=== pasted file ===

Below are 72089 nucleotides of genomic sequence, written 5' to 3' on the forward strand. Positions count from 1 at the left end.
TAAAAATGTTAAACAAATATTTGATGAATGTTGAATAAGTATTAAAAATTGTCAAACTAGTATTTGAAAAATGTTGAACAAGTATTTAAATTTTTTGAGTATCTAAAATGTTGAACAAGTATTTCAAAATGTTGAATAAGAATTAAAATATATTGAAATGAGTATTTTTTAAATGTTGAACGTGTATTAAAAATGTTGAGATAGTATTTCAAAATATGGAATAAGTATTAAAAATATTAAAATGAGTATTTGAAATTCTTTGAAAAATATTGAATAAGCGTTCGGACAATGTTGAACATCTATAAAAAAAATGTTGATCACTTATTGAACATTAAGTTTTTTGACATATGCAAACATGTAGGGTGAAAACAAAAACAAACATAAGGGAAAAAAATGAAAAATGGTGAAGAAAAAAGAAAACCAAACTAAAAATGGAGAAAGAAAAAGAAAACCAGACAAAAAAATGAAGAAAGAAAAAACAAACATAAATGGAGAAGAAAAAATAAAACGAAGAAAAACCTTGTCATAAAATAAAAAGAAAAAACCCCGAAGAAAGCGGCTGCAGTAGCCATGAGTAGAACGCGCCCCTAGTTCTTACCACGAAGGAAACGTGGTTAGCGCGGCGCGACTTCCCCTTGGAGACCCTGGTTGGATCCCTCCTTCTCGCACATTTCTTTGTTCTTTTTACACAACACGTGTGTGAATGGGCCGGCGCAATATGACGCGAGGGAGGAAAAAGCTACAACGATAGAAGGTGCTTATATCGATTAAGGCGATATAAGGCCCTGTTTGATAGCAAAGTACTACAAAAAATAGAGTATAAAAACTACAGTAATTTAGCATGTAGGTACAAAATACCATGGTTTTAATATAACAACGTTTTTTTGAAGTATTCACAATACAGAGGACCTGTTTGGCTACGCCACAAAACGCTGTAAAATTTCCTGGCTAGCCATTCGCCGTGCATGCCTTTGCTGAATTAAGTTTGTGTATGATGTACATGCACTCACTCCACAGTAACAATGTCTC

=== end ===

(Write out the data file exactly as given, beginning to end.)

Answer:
Below are 72089 nucleotides of genomic sequence, written 5' to 3' on the forward strand. Positions count from 1 at the left end.
TAAAAATGTTAAACAAATATTTGATGAATGTTGAATAAGTATTAAAAATTGTCAAACTAGTATTTGAAAAATGTTGAACAAGTATTTAAATTTTTTGAGTATCTAAAATGTTGAACAAGTATTTCAAAATGTTGAATAAGAATTAAAATATATTGAAATGAGTATTTTTTAAATGTTGAACGTGTATTAAAAATGTTGAGATAGTATTTCAAAATATGGAATAAGTATTAAAAATATTAAAATGAGTATTTGAAATTCTTTGAAAAATATTGAATAAGCGTTCGGACAATGTTGAACATCTATAAAAAAAATGTTGATCACTTATTGAACATTAAGTTTTTTGACATATGCAAACATGTAGGGTGAAAACAAAAACAAACATAAGGGAAAAAAATGAAAAATGGTGAAGAAAAAAGAAAACCAAACTAAAAATGGAGAAAGAAAAAGAAAACCAGACAAAAAAATGAAGAAAGAAAAAACAAACATAAATGGAGAAGAAAAAATAAAACGAAGAAAAACCTTGTCATAAAATAAAAAGAAAAAACCCCGAAGAAAGCGGCTGCAGTAGCCATGAGTAGAACGCGCCCCTAGTTCTTACCACGAAGGAAACGTGGTTAGCGCGGCGCGACTTCCCCTTGGAGACCCTGGTTGGATCCCTCCTTCTCGCACATTTCTTTGTTCTTTTTACACAACACGTGTGTGAATGGGCCGGCGCAATATGACGCGAGGGAGGAAAAAGCTACAACGATAGAAGGTGCTTATATCGATTAAGGCGATATAAGGCCCTGTTTGATAGCAAAGTACTACAAAAAATAGAGTATAAAAACTACAGTAATTTAGCATGTAGGTACAAAATACCATGGTTTTAATATAACAACGTTTTTTTGAAGTATTCACAATACAGAGGACCTGTTTGGCTACGCCACAAAACGCTGTAAAATTTCCTGGCTAGCCATTCGCCGTGCATGCCTTTGCTGAATTAAGTTTGTGTATGATGTACATGCACTCACTCCACAGTAACAATGTCTC